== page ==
Example: The ratio of teaspoons of cinnamon to cups of raisins is 4:8.

Double number line

Example: For every 2 cups of milk, there are 3 cups of flour.

Ratio table

Example: A turtle travels 3 feet every 9 seconds.

Distance (ft) Time (sec)
3 9
6 18
9 27
30 90
Tape diagram

Example: The ratio of girls to boys in a 6th grade class is 4 to 5.

Essential Understandings


  • A ratio is a set of numbers that associates two or more quantities. The order of the values in a ratio relates directly to the order of the quantities described. 
  • Equivalent ratios are useful in understanding a situation more deeply or in comparing multiple situations. Two ratios are equivalent if there is a nonzero number that can be multiplied by both quantities in one ratio to equal the corresponding quantities in the second ratio. 
  • Ratio problems can be represented and solved using a variety of strategies, tools, and representations, including a discrete diagram, a double number line, a ratio table, and tape diagrams. Each tool has its advantages and disadvantages and can be selected strategically.




double number line

part to part ratio

part to whole ratio

multiplicative relationship

equivalent ratio

ratio table

tape diagram

Related Teacher Tools:

Unit Materials, Representations and Tools


  • Discrete drawing
  • Double number line
  • Ratio table
  • Tape diagram
  • Calculators

Lesson Map

Topic A: Understanding & Describing Ratios

Topic B: Equivalent Ratios

Topic C: Representing Ratios in Tables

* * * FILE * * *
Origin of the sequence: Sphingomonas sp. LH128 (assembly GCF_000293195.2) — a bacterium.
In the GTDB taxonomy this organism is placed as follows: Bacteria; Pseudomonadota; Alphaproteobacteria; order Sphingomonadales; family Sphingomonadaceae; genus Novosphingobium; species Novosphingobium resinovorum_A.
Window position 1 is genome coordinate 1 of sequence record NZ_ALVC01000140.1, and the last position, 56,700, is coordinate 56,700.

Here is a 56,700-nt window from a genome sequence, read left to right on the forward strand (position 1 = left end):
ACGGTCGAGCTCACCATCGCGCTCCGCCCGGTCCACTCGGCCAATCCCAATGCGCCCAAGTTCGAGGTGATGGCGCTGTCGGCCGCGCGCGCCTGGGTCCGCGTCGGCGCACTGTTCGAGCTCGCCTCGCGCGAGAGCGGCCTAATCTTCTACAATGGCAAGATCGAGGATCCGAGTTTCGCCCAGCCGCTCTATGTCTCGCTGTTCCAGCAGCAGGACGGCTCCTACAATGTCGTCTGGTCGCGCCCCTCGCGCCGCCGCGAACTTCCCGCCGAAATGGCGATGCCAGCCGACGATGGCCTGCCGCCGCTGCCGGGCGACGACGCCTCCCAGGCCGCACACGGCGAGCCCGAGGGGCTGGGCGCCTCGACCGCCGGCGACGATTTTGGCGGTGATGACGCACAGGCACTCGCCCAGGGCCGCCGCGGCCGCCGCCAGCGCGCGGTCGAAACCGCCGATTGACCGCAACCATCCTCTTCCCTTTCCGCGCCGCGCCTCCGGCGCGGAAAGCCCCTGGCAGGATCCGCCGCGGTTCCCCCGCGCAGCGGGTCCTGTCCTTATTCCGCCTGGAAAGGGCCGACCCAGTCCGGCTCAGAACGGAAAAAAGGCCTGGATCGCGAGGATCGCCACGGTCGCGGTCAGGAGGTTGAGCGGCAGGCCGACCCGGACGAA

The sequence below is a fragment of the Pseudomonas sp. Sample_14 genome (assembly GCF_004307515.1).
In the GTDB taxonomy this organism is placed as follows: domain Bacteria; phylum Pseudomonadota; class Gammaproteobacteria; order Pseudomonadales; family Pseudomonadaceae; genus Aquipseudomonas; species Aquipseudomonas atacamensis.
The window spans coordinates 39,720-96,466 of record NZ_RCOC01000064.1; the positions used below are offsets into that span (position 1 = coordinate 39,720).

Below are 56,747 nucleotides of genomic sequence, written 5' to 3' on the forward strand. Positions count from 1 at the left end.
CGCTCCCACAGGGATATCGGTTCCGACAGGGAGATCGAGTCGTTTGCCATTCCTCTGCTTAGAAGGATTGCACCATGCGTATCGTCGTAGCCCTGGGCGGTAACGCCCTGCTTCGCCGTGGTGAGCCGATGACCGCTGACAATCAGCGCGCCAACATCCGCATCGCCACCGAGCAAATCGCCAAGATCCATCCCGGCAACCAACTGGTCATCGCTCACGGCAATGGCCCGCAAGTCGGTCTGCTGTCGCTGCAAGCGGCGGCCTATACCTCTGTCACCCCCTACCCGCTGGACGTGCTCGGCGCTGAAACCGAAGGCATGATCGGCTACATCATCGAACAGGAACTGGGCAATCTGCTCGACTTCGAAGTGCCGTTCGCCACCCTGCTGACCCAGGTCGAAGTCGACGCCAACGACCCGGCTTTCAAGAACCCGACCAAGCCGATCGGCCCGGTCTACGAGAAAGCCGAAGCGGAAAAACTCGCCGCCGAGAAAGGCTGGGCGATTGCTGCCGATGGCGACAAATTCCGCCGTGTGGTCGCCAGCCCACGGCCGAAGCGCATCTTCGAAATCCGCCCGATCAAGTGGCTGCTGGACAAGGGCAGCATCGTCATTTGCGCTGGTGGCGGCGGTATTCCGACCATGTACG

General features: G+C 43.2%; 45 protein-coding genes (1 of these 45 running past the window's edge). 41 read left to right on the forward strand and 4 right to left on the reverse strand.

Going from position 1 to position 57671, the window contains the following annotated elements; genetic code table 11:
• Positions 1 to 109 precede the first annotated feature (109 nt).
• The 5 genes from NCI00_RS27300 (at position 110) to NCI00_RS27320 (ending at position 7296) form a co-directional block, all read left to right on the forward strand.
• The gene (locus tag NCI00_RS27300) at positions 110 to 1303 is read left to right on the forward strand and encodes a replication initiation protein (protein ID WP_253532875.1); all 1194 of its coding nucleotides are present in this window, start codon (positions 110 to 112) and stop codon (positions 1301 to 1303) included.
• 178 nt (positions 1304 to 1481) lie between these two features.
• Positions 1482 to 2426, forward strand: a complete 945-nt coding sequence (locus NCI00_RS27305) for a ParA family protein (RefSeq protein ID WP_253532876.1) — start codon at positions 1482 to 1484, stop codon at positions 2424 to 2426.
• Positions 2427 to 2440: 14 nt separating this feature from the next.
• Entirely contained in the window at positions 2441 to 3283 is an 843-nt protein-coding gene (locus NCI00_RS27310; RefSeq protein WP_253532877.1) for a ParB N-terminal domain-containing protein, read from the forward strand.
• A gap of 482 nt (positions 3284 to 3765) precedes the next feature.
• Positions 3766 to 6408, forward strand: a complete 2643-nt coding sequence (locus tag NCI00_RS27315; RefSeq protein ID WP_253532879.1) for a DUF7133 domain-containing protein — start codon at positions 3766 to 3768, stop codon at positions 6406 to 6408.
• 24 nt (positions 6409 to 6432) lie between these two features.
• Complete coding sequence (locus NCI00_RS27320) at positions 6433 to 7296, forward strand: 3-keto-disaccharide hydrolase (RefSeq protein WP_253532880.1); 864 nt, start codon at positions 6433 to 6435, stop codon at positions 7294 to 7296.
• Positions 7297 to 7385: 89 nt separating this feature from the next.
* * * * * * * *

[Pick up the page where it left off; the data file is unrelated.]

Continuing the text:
Topic D: Solving Part:Part:Whole Ratio Problems

Common Core Standards

Key: Major Cluster Supporting Cluster Additional Cluster

Core Standards


Ratios and Proportional Relationships
  • 6.RP.A.1 — Understand the concept of a ratio and use ratio language to describe a ratio relationship between two quantities. For example, "The ratio of wings to beaks in the bird house at the zoo was 2:1, because for every 2 wings there was 1 beak." "For every vote candidate A received, candidate C received nearly three votes."

  • 6.RP.A.3 — Use ratio and rate reasoning to solve real-world and mathematical problems, e.g., by reasoning about tables of equivalent ratios, tape diagrams, double number line diagrams, or equations.

  • 6.RP.A.3.A — Make tables of equivalent ratios relating quantities with whole number measurements, find missing values in the tables, and plot the pairs of values on the coordinate plane. Use tables to compare ratios.

  • 6.RP.A.3.B — Solve unit rate problems including those involving unit pricing and constant speed. For example, if it took 7 hours to mow 4 lawns, then at that rate, how many lawns could be mowed in 35 hours? At what rate were lawns being mowed?

Foundational Standards


Measurement and Data
  • 4.MD.A.1

Number and Operations—Fractions
  • 5.NF.B.3

  • 5.NF.B.5

  • 5.NF.B.5.A

  • 5.NF.B.5.B

Operations and Algebraic Thinking
  • 4.OA.A.2

  • 5.OA.B.3

Future Standards


Expressions and Equations
  • 6.EE.C.9

Ratios and Proportional Relationships
  • 6.RP.A.2

  • 6.RP.A.3.C

  • 6.RP.A.3.D

  • 7.RP.A.1

  • 7.RP.A.2

  • 7.RP.A.3

Standards for Mathematical Practice

  • CCSS.MATH.PRACTICE.MP1 — Make sense of problems and persevere in solving them.

  • CCSS.MATH.PRACTICE.MP2 — Reason abstractly and quantitatively.

  • CCSS.MATH.PRACTICE.MP3 — Construct viable arguments and critique the reasoning of others.

  • CCSS.MATH.PRACTICE.MP4 — Model with mathematics.

  • CCSS.MATH.PRACTICE.MP5 — Use appropriate tools strategically.

  • CCSS.MATH.PRACTICE.MP6 — Attend to precision.

  • CCSS.MATH.PRACTICE.MP7 — Look for and make use of structure.

  • CCSS.MATH.PRACTICE.MP8 — Look for and express regularity in repeated reasoning.